Louisa May Alcott
Remembered as the author of the timeless classic Little Women, American author Louisa May Alcott was one of the nineteenth century’s most pioneering writers and a lifelong advocate of women’s rights, abolitionism and emancipation. Born into a literary family in Germantown, Pennsylvania, the daughter of transcendentalist philosopher Amos Bronson, Louisa May Alcott spent her formative years in Boston and in Concord, Massachusetts where she spent time with some of the great scholars and writers of the time, including Ralph Waldo Emerson and Henry David Thoreau.
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Her childhood, growing up as the second of four sisters at the lyrically named Orchard House, would later form the basis of her most famous novel, Little Women. Although Alcott had written stories, poems and plays from childhood and published work from her early twenties – including powerful accounts of her time as a Civil War nurse - it was Little Women that made her name. Written after her publisher requested a ‘girl’s story’, Little Women tells the story of the four March sisters: Meg, Jo, Beth and Amy. Like her self-modelled heroine Jo, Alcott was headstrong, determined and an inveterate tomboy, once declaring that ‘no boy could be my friend till I had beaten him in a race… and no girl if she refused to climb trees, leap fences’.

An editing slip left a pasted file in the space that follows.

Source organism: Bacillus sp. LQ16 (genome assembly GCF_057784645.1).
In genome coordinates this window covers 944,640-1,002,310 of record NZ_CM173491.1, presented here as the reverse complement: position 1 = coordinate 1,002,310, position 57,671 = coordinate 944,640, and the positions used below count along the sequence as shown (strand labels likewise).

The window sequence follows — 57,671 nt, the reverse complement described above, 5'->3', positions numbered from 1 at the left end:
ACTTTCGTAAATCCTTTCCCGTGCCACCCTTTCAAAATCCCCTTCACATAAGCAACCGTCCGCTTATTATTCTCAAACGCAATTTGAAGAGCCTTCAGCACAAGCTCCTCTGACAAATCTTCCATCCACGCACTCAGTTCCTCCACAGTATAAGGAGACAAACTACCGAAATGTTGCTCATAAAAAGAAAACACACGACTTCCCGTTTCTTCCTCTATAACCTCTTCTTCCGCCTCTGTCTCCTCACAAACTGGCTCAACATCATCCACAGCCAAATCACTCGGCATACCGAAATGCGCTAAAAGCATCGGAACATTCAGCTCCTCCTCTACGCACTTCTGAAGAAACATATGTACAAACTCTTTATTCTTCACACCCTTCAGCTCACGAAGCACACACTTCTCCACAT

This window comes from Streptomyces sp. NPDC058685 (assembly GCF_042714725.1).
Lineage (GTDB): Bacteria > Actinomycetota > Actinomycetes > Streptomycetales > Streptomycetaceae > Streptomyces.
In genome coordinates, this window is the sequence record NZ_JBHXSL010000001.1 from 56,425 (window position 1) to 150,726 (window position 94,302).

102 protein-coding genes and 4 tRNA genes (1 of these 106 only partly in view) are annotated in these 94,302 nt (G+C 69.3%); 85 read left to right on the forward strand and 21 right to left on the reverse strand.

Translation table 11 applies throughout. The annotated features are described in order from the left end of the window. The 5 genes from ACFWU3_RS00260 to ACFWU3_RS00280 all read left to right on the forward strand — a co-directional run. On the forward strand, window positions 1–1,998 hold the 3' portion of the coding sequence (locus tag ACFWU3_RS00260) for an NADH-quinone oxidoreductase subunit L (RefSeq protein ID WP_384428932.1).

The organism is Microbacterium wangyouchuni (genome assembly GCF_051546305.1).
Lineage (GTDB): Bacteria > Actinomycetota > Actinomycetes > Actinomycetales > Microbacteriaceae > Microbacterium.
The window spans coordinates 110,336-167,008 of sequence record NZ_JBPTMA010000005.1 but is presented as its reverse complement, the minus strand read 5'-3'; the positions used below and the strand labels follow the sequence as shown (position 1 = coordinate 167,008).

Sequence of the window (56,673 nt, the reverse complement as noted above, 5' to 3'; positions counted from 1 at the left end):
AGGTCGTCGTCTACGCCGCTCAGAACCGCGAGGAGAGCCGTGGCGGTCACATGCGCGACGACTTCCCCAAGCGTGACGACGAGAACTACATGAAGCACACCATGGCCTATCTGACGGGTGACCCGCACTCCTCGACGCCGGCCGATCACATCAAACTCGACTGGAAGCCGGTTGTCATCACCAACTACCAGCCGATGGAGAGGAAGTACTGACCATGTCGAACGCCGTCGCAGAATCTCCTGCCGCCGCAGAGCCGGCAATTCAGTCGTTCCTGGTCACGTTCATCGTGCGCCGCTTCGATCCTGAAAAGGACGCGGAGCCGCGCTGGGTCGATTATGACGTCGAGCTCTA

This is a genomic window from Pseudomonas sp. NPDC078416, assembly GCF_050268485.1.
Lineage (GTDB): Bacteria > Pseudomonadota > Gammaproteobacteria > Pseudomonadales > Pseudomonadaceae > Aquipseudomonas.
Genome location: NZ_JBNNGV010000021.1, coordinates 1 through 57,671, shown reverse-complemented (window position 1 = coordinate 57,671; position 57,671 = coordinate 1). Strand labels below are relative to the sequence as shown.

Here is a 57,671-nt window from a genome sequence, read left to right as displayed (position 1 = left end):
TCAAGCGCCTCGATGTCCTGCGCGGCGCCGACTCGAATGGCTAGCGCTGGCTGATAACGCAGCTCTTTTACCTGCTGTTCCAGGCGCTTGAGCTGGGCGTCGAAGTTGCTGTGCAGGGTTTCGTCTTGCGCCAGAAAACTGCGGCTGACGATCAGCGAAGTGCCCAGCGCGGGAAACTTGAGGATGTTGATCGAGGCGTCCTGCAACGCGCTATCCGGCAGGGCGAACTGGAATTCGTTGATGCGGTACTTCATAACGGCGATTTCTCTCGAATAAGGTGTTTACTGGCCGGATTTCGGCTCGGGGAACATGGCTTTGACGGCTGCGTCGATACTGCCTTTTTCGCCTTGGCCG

The book became a near-instant bestseller and Alcott followed it with the popular sequels Good Wives, Little Men and Jo’s Boys. To this day it remains a classic, translated the world over, and has been adapted numerous times for stage and screen, including recently for an acclaimed 2019 film directed by Greta Gerwig.
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